“Mentoring is a developmental, caring, sharing and helping relationship where the mentor helps the person being mentored,” says Bahaudin Mujtaba, D.B.A., an assistant professor for Nova Southeastern University at the School of Business.
Smart Business talked to Mujtaba about what it takes for an organization to implement an effective mentoring program.
What does a mentor do?
A mentor can be a person who offers knowledge, insight, perspective or wisdom that is helpful to another person in a relationship that goes beyond duty or obligation. A mentor creates opportunities for exposure, provides challenging and educational assignments, and serves as a role model and adviser.
How can mentoring programs help an organization?
The goal of a mentoring program should be to help leaders, managers, coaches and senior employees become highly skilled, self-aware, inclusive, energetic and creative, and to carry a zest for mentoring every day.
Effective mentors and leaders understand that developing others requires self-reflection, sensitivity, risk-taking, interdependency and teamwork among all parties. They also understand that such a synergy requires forging a partnership, inspiring commitment, growing both the mentor’s and mentee’s skills, promoting persistency and shaping the environment so all parties can achieve their goals.
In the business world, how do mentor/protégé relationships begin?
They often evolve informally, but managers can encourage and formalize them.
Effective mentoring requires listening, caring and other forms of involvement between mentors and mentees. According to experts, mentoring is often used to achieve the interests of special groups and populations, conserve and transfer special know-how, encourage contributions, bring employees together in a new social environment, help people reach their full potential, enhance the competitive position of a person or department, and develop better relationships around the globe.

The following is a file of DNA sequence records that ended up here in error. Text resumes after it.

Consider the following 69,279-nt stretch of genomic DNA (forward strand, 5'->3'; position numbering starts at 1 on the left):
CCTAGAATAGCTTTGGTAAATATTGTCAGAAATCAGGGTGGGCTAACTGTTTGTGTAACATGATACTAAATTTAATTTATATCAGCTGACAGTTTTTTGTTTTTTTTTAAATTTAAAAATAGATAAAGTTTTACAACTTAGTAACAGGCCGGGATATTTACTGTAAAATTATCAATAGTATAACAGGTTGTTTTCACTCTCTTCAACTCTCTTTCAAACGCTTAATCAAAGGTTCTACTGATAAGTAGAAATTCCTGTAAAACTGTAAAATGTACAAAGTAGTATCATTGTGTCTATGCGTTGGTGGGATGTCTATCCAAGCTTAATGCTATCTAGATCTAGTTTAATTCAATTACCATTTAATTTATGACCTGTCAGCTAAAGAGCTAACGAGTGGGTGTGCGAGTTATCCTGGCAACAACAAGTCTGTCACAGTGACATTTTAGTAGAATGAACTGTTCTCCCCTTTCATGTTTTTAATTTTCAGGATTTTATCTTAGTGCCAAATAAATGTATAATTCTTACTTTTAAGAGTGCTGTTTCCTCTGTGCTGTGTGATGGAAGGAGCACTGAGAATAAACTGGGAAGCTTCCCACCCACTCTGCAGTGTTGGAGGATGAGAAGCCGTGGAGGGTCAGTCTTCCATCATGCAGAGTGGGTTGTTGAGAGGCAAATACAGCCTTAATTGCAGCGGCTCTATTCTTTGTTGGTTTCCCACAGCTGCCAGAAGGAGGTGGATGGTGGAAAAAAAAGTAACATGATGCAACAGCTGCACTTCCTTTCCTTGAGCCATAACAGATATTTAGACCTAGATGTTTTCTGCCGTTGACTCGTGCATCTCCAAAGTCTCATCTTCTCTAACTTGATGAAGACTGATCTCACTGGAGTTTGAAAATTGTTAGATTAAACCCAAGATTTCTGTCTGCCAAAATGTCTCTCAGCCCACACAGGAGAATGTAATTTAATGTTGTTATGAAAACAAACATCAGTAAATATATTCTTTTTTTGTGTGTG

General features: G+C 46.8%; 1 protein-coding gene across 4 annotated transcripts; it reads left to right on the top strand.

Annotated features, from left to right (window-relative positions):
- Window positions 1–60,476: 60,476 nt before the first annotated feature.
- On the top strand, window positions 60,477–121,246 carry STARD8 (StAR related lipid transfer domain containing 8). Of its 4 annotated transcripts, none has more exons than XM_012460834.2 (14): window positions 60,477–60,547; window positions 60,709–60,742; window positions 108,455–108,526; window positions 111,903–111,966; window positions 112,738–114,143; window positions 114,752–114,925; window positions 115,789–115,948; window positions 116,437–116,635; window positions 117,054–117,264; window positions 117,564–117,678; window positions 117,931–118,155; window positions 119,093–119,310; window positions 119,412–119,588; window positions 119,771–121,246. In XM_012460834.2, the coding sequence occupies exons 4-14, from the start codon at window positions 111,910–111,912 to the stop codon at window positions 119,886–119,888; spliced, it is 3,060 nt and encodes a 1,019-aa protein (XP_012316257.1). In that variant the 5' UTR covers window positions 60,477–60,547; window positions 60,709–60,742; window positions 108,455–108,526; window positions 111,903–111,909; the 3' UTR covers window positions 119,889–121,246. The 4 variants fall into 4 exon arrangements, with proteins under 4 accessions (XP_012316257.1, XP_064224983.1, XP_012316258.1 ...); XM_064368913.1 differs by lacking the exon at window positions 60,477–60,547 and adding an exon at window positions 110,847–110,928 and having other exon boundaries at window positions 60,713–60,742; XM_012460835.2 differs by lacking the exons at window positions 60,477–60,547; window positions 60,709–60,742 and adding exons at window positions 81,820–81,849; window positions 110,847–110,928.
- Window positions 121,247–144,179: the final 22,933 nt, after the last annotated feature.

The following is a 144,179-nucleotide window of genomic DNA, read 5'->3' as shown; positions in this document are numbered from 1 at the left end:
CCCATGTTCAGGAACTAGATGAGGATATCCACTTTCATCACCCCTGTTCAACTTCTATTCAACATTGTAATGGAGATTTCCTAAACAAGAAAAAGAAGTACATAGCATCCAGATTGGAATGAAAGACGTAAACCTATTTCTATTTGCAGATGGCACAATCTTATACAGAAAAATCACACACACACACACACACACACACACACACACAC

What is the key to a good mentoring program?
Mentoring is a collaborative effort. Effective mentoring is a relationship built on trust, in which the mentee confides personal information and characteristics to the mentor and the mentor guides the mentored toward growth and learning opportunities.
A good mentoring program is usually focused on specific learning objectives, in which both the mentor and mentee receive training.
Many deliverables originate from a mentoring program, including easier talent recruitment, more rapid induction of new recruits, improved staff retention, improved opportunities, performance and diversity management, increased effectiveness of formal training, reinforcement of cultural change, improved networking and communication, and reinforcement of other learning initiatives.
Successful organizations recognize the value of mentoring programs as an effective way to address diversity, manage organizational knowledge, retain stellar performers and prepare for succession.
What roles does a good mentor play?
There are many, including teacher or tutor, coach, friend, counselor, information source, nurturer, adviser, networker, advocate and role model.
Regardless of the mentoring location, highly effective mentors and leaders share some of the same characteristics.
- They are experienced and respected in the field.
- They have current knowledge.
- They are trustworthy, confident and show high self-efficacy.
- They use transformational leadership skills.
- They willingly share their knowledge and guide others.
- They are approachable.
- They have great passion for their work.
- They know what, how and when to communicate, and how to help improve those they mentor.
- They connect well and challenge those they mentor to reach their full potential.
- They get extraordinary results using a variety of skills to bring about the needed behavioral changes in those they mentor.
BAHAUDIN MUJTABA, D.B.A., is an assistant professor for Nova Southeastern University at the School of Business. He is a former senior training specialist and manager of Publix Super Markets. Mujtaba recently authored a book entitled “The Art of Mentoring Diverse Professionals,” published by Aglob Publishing. Reach him at (954) 262-5045 or Mujtaba@nova.edu.